I'm not thinking of the authors, am I.
post #16 of 50
Thread Starter 
Quote:
Originally Posted by 709 View Post

The Sony looks alright, but my god...the Kindle? Surely Amazon could afford a little industrial design in their budget. The poor thing looks like a Centris someone sat on. I have a Macintosh Portable from 1989 that looks positively modern compared to the Kindle. \

That said, I likes me the musty smell of paper.

The advantage of the Kindle for us is that we can distribute content for it via email and have it automagically update without the student having to actually *do* anything. Add to that the RSS and web features of it, and it fits nicely with what we're interested in exploring in this study.
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post #17 of 50
Quote:
Originally Posted by @_@ Artman View Post

W-wwait. I always thought it was hardware. OS not withstanding, but the premium in Apple's hardware and innovations in design are what we're paying for...

OK, so Apple's harware definitely LOOKs better, but the REAL difference is the OS, so I'll concede that we pay a premium for both of those aspects...
But... does anybody by a Mac and run ONLY Windows on it???? Then I'd say those folks are willing to pay a premium for the hardware... but if an underlying reason is that they can run OSX (either alongside XP, or perhaps in the future if they wish) then they are really paying the premium for OSX!

And for ebooks... you're NOT the only one who still reads a lot... I read a novel a week on average, so does my wife and all my kids, well... except for the youngest...
But I still don't think eBook readers will ever "take off" until they are just as convenient as a "real" book... the convenience of a paperback is just too hard to beat with current technology.
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post #18 of 50
Quote:
Originally Posted by KingOfSomewhereHot View Post

OK, so Apple's harware definitely LOOKs better, but the REAL difference is the OS, so I'll concede that we pay a premium for both of those aspects...
But... does anybody by a Mac and run ONLY Windows on it???? Then I'd say those folks are willing to pay a premium for the hardware... but if an underlying reason is that they can run OSX (either alongside XP, or perhaps in the future if they wish) then they are really paying the premium for OSX!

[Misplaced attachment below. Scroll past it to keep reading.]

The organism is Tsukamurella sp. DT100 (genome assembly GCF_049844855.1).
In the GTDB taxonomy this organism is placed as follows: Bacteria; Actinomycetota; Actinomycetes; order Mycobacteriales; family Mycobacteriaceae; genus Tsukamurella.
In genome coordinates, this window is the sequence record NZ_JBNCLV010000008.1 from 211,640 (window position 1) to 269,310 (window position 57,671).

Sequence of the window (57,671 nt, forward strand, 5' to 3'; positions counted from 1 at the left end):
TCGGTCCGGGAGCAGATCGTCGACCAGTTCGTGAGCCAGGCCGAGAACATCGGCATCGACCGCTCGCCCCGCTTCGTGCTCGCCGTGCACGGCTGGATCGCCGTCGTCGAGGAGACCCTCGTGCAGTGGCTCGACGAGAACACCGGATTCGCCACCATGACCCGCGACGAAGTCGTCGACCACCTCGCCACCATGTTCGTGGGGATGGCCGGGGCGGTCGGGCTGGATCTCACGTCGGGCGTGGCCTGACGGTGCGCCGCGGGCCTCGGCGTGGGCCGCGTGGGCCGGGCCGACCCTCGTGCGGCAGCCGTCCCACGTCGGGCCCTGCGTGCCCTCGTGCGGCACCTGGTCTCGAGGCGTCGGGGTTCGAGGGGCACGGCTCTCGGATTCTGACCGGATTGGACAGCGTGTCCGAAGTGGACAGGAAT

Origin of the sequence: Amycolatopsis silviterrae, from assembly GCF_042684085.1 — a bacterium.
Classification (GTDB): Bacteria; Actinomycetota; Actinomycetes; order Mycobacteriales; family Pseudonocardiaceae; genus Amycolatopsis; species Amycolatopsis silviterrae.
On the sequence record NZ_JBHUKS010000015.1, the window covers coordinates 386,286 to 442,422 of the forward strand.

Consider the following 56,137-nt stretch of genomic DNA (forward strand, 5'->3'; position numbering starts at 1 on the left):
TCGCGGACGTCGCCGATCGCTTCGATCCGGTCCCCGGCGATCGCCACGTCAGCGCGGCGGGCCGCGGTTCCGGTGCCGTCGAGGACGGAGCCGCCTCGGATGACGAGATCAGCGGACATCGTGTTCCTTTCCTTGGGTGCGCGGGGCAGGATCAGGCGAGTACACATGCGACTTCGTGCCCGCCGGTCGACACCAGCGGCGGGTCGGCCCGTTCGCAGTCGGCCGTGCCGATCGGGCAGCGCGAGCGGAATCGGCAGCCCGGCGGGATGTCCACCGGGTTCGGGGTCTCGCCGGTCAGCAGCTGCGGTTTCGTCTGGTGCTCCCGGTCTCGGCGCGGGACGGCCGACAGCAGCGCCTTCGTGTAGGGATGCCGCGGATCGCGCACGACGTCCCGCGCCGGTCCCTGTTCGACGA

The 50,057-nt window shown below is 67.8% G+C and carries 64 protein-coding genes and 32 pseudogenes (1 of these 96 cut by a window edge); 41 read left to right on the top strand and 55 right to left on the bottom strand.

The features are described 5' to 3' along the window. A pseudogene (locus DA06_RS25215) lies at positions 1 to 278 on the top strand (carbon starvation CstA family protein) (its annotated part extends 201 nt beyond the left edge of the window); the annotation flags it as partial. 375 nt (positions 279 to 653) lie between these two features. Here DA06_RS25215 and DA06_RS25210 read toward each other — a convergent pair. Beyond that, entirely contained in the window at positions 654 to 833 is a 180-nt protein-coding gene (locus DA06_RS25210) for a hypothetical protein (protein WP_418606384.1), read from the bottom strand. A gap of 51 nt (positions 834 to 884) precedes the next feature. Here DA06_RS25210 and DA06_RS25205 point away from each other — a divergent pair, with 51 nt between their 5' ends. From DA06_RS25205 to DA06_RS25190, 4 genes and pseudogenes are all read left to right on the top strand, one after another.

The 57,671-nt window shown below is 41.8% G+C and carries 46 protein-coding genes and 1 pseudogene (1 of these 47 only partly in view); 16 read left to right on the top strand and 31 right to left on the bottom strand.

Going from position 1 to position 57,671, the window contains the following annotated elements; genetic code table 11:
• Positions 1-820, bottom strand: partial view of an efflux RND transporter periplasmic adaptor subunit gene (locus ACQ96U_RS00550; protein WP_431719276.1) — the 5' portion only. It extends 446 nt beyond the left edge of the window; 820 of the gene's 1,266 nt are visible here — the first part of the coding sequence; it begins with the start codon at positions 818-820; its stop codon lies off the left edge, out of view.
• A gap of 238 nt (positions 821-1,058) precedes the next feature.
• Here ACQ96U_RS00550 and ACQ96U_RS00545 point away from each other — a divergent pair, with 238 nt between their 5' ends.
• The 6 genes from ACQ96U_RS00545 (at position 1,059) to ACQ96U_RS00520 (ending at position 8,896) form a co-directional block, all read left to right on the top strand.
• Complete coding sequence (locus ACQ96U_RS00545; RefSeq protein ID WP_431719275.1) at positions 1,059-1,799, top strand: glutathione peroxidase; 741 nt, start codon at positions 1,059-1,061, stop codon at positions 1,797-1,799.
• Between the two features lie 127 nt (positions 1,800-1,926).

Ok, ok. But Apple's hardware is far superior to the DIY or other cheapo Windows boxes and laptops out there.

Sony's reader is a hundred dollars less and has more features. Plus it is "open" to other hacks and formats. Including non-DRM. I'm getting one soon.

Quote:
And for ebooks... you're NOT the only one who still reads a lot... I read a novel a week on average, so does my wife and all my kids, well... except for the youngest...
But I still don't think eBook readers will ever "take off" until they are just as convenient as a "real" book... the convenience of a paperback is just too hard to beat with current technology.

I collect art books and photography books. Never in this century will Ebooks reach the quality of printed reproduction in that category.

As far as your opinion to "analog" books, I did agree (love the touch, feel, smell & sharing), but I would still want an alternative to finding, much less purchasing a hard to find book that I can get online - right now - for free.
post #19 of 50
Quote:
Originally Posted by midwinter View Post

The advantage of the Kindle for us is that we can distribute content for it via email and have it automagically update without the student having to actually *do* anything. Add to that the RSS and web features of it, and it fits nicely with what we're interested in exploring in this study.

Is this a study of eReader technology in general and/or its viability in the real world or does an eBook Reader have some advantage over a simple laptop that I'm not seeing? I'm admittedly not up on the eBook phenomenon, so I'm genuinely curious. Myself, I just can't seem to read long, continuous pieces of written word on-screen. If a pdf gets over 20 pages I'll go ahead and print it out to read it. Yes, I'm that guy.
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post #20 of 50
Quote:
Originally Posted by 709 View Post

Is this a study of eReader technology in general and/or its viability in the real world or does an eBook Reader have some advantage over a simple laptop that I'm not seeing? I'm admittedly not up on the eBook phenomenon, so I'm genuinely curious. Myself, I just can't seem to read long, continuous pieces of written word on-screen. If a pdf gets over 20 pages I'll go ahead and print it out to read it. Yes, I'm that guy.

Go to a Borders bookstore (or the 2006 video review I posted above) and check out the Sony Reader. I was impressed.

The technology is getting better. It's only asshats like Amazon who are trying to lock and restrict the device in the long run.
post #21 of 50
I watched the review, but I guess I still don't get the advantage over a laptop other than size. Maybe if the eBook feature was in addition to a slew of other PDA type niceties I could appreciate it more, but as it stands I can't see carrying an additional device just to read another type of file format. I'm sure it works well for what and whom it's designed for, but obviously I'm not the target market for such a beast.

However, I do think the screen technology is amazingly fun. It reminds me of the Magna Doodle.
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post #22 of 50
Quote:
Originally Posted by @_@ Artman View Post

I collect art books and photography books. Never in this century will Ebooks reach the quality of printed reproduction in that category.

And there's not much reason for them to try. The main benefits electronic readers can provide are all related to convenience and accessibility.